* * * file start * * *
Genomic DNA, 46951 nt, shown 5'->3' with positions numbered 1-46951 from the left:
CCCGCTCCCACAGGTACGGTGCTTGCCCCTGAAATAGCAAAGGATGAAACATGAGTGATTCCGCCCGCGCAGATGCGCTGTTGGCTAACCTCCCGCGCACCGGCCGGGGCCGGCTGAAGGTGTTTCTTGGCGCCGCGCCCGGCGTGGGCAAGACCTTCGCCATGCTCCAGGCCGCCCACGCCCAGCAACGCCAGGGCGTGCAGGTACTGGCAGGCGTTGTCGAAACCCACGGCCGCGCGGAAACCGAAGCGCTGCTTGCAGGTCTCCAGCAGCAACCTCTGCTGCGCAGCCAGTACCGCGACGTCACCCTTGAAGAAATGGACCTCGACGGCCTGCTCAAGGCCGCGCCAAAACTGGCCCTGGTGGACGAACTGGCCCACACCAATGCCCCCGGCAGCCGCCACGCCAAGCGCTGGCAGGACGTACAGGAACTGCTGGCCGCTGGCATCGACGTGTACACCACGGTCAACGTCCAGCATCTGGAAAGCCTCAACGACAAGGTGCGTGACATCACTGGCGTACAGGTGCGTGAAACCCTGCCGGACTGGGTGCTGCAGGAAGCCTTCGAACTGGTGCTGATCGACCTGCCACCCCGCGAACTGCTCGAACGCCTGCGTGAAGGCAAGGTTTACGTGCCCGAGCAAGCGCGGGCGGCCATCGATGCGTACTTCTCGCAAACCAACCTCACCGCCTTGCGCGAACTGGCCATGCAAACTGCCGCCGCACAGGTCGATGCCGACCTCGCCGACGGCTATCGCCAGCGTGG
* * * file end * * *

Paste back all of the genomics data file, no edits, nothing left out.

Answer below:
Genomic DNA, 46951 nt, shown 5'->3' with positions numbered 1-46951 from the left:
CCCGCTCCCACAGGTACGGTGCTTGCCCCTGAAATAGCAAAGGATGAAACATGAGTGATTCCGCCCGCGCAGATGCGCTGTTGGCTAACCTCCCGCGCACCGGCCGGGGCCGGCTGAAGGTGTTTCTTGGCGCCGCGCCCGGCGTGGGCAAGACCTTCGCCATGCTCCAGGCCGCCCACGCCCAGCAACGCCAGGGCGTGCAGGTACTGGCAGGCGTTGTCGAAACCCACGGCCGCGCGGAAACCGAAGCGCTGCTTGCAGGTCTCCAGCAGCAACCTCTGCTGCGCAGCCAGTACCGCGACGTCACCCTTGAAGAAATGGACCTCGACGGCCTGCTCAAGGCCGCGCCAAAACTGGCCCTGGTGGACGAACTGGCCCACACCAATGCCCCCGGCAGCCGCCACGCCAAGCGCTGGCAGGACGTACAGGAACTGCTGGCCGCTGGCATCGACGTGTACACCACGGTCAACGTCCAGCATCTGGAAAGCCTCAACGACAAGGTGCGTGACATCACTGGCGTACAGGTGCGTGAAACCCTGCCGGACTGGGTGCTGCAGGAAGCCTTCGAACTGGTGCTGATCGACCTGCCACCCCGCGAACTGCTCGAACGCCTGCGTGAAGGCAAGGTTTACGTGCCCGAGCAAGCGCGGGCGGCCATCGATGCGTACTTCTCGCAAACCAACCTCACCGCCTTGCGCGAACTGGCCATGCAAACTGCCGCCGCACAGGTCGATGCCGACCTCGCCGACGGCTATCGCCAGCGTGG